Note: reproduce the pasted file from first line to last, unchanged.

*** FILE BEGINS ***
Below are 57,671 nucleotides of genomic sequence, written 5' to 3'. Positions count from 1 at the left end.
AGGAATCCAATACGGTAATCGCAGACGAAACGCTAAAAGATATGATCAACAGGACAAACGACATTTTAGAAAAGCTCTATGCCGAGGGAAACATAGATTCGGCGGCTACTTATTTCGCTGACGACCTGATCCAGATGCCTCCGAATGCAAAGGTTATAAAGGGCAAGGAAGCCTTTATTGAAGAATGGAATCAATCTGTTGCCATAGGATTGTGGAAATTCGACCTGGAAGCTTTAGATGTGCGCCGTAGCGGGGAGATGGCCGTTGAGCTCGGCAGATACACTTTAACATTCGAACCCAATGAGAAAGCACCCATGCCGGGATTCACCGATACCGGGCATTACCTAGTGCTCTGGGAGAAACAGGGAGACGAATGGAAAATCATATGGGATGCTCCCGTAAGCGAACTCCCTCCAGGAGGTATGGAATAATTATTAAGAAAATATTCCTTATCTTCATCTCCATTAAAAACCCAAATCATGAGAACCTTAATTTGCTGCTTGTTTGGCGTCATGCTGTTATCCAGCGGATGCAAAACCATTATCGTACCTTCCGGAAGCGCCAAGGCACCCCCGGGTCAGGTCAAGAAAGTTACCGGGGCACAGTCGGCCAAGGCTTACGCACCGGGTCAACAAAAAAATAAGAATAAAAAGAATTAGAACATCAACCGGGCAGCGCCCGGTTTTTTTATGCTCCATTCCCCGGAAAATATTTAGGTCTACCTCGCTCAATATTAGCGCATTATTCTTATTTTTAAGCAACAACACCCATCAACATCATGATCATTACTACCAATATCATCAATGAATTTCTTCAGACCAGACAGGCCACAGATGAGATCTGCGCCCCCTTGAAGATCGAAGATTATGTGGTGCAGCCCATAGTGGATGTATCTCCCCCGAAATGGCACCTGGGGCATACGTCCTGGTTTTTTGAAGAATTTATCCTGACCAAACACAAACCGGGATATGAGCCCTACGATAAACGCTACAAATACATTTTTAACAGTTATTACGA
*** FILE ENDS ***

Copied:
Below are 57,671 nucleotides of genomic sequence, written 5' to 3'. Positions count from 1 at the left end.
AGGAATCCAATACGGTAATCGCAGACGAAACGCTAAAAGATATGATCAACAGGACAAACGACATTTTAGAAAAGCTCTATGCCGAGGGAAACATAGATTCGGCGGCTACTTATTTCGCTGACGACCTGATCCAGATGCCTCCGAATGCAAAGGTTATAAAGGGCAAGGAAGCCTTTATTGAAGAATGGAATCAATCTGTTGCCATAGGATTGTGGAAATTCGACCTGGAAGCTTTAGATGTGCGCCGTAGCGGGGAGATGGCCGTTGAGCTCGGCAGATACACTTTAACATTCGAACCCAATGAGAAAGCACCCATGCCGGGATTCACCGATACCGGGCATTACCTAGTGCTCTGGGAGAAACAGGGAGACGAATGGAAAATCATATGGGATGCTCCCGTAAGCGAACTCCCTCCAGGAGGTATGGAATAATTATTAAGAAAATATTCCTTATCTTCATCTCCATTAAAAACCCAAATCATGAGAACCTTAATTTGCTGCTTGTTTGGCGTCATGCTGTTATCCAGCGGATGCAAAACCATTATCGTACCTTCCGGAAGCGCCAAGGCACCCCCGGGTCAGGTCAAGAAAGTTACCGGGGCACAGTCGGCCAAGGCTTACGCACCGGGTCAACAAAAAAATAAGAATAAAAAGAATTAGAACATCAACCGGGCAGCGCCCGGTTTTTTTATGCTCCATTCCCCGGAAAATATTTAGGTCTACCTCGCTCAATATTAGCGCATTATTCTTATTTTTAAGCAACAACACCCATCAACATCATGATCATTACTACCAATATCATCAATGAATTTCTTCAGACCAGACAGGCCACAGATGAGATCTGCGCCCCCTTGAAGATCGAAGATTATGTGGTGCAGCCCATAGTGGATGTATCTCCCCCGAAATGGCACCTGGGGCATACGTCCTGGTTTTTTGAAGAATTTATCCTGACCAAACACAAACCGGGATATGAGCCCTACGATAAACGCTACAAATACATTTTTAACAGTTATTACGA